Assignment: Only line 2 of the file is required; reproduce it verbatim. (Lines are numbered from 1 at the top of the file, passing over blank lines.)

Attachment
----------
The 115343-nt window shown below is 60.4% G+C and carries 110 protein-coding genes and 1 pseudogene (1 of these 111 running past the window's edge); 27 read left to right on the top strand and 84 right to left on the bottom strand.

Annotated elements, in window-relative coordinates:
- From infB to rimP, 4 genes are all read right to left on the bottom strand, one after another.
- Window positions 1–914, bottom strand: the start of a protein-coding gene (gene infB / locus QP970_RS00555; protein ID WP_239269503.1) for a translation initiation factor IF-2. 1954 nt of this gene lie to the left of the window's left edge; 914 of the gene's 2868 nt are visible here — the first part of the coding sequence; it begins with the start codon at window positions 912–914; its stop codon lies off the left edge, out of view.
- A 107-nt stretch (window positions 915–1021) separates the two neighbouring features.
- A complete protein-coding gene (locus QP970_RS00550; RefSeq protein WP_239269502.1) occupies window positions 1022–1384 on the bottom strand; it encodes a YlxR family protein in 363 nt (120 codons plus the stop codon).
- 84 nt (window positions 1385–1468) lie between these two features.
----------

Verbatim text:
Annotated elements, in window-relative coordinates: